7. Tell Someone
This may not seem to important but please let me reassure you differently. If things do go horribly wrong whilst you are out in the wilderness and you get hurt and no one knows where you are, you may well be in for rough few nights in freezing temps or seriously injured and in desperate need of medical assistance. Telling someone where you will be and when you are expected to return is smart. If you don’t return they can can call you on your cell phone and if you don’t answer after say 20 or 30 minutes they could then come and look for you to see if you are ok, and if you are hurt they can then contact the local Police department or the paramedics. Things do go wrong from time to time and there is nothing you can do about it but you can put some form of a safety net in place to prevent things from becoming worse.
8. Turn around
The original intention was to shoot some seascapes because I struggle to get them right. I’m not sure why but because its a weakness I like to work on it to see if I can fix it. This morning wasn’t particularly any good so I turned around to see what else there was to shoot and thats when I spotted a tree being silhouetted against the colourful sky. The tip here is to turn around and see what is behind you. I have been on many shoots where the landscape turned out to be rather uninspiring due to foregrounds, the sky, weather, random people etc but by turning around I am now looking at another perspective to it, I then adjust my height by squatting, kneeling or laying down, or even climbing up on a large rock to see what is different about the landscape and on many occasions I have been pleasantly surprised.
9. Local Knowledge
If you don’t live there or live in the surrounding area and you want to know where to go, ask the people who live and work in that area such as Police, Hotel Reception staff, the guy at the petrol station, the pharmacy, taxi drivers. Most of these people have lived there for all of their lives and have an intimate knowledge of the area and they can tell you things about places that you wouldn’t even have thought about. Especially the spots tourist don’t go to because the locals will not always divulge that special place to a tourist. I am always asking about Marina’s, the old parts of town with dingy alley ways where tourists don’t go and abandoned buildings. I still haven’t found any abandoned building but I have Marina’s, rocky outcrops and creepy, scary alleys where I didn’t even think to look. Most of these places will more than likely be an undesirable location to many tourists but they can be great photographic gems. Don’t be afraid to ask.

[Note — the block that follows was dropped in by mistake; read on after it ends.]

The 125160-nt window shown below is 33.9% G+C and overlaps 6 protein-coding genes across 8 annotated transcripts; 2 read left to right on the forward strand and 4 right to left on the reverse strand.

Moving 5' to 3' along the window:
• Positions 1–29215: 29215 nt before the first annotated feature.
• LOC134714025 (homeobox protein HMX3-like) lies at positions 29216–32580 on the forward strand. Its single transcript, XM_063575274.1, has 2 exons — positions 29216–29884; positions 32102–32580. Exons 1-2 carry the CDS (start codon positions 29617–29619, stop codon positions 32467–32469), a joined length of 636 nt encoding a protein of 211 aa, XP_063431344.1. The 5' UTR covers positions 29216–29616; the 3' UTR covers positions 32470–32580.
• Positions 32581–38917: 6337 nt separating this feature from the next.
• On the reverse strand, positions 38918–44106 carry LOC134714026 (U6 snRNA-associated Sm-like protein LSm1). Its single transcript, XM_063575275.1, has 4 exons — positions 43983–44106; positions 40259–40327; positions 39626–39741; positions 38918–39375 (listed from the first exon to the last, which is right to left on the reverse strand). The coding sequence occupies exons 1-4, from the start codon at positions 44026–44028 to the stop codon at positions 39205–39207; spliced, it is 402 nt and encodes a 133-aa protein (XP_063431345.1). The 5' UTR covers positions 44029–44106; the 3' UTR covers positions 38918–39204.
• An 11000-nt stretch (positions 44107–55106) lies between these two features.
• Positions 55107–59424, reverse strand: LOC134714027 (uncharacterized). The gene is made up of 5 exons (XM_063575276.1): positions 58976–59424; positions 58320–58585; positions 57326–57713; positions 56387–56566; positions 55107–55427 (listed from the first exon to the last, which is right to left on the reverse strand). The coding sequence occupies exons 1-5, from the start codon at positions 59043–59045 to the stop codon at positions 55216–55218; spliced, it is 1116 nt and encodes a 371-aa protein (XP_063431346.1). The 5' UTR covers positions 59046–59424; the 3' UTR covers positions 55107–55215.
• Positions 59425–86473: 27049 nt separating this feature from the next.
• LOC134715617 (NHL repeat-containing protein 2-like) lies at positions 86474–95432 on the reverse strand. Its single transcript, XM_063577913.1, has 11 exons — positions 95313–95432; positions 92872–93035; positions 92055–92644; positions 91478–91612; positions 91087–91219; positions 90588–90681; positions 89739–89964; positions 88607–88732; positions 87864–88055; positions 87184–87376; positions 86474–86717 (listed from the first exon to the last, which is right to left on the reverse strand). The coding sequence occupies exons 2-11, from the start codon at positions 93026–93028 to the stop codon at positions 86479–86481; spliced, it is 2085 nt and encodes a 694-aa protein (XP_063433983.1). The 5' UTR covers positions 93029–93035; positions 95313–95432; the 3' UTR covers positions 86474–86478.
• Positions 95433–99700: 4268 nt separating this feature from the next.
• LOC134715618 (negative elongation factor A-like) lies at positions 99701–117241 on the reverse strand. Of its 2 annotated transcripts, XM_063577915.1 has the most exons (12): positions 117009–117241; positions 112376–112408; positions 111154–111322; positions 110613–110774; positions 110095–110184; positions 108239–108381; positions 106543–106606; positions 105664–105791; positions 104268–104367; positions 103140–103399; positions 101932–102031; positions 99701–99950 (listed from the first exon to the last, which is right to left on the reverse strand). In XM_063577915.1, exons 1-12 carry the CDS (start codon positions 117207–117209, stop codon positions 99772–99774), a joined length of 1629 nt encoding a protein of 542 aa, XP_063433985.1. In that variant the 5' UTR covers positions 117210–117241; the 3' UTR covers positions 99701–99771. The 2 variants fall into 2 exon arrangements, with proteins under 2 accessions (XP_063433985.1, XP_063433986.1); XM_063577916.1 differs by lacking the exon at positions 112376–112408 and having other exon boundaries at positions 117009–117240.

10. Use a tripod
I know that you have heard this piece of advice before but a tripod is a must, but here’s the other bit of advice that you never get told. Your tripod can get wet and by wet I mean by using it in water, I constantly use my tripod in the water and I have been up to knee deep on many occasions. I didn’t buy my tripod to use in a studio, I bought the tripod to lump around the country with me and for it to provide a steady platform for the my trusty camera. So don’t be scared to get it wet, dirty or even muddy. It all comes off at the end of the day.
11. Insect Repellant
I laugh every time I say this, take insect repellant with you, and a good one, there is nothing worse while you are out photographing the sunrise or sunset and being bitten non-stop by bugs, but you will never guess where mine normally is, its with my torch next to the urn of coffee on the kitchen bench. A good insect repellant will keep those bugs at bay and let you concentrate on what you are there to do. Capture Mother Nature at her finest.
12. Drink Responsibly
You might like to have a few drinks of a night, out with friends or at a Barbeque but be careful on how many drinks you consume as you could very well still be over the legal limit in the wee hours of the morning while driving to your chosen location. The chances of being subjected to a Random Breath Testing (RBT) is pretty high here in Australia even on weekdays, so add some caution when drinking the night before if you intend on driving to your chosen location the following morning, even if you still feel under the weather, simply cut it away for that day and go back to bed. So the message here is really, if you wish to drink, drink, but drink responsibly.
This list is by no means an exhaustive list and I’m sure there are more tips out there. If you have got some tips I would love to hear them or if you have tried something and it worked or it didn’t work, let us know and hopefully it will make life that little bit easier when out photographing this beautiful place that we call home.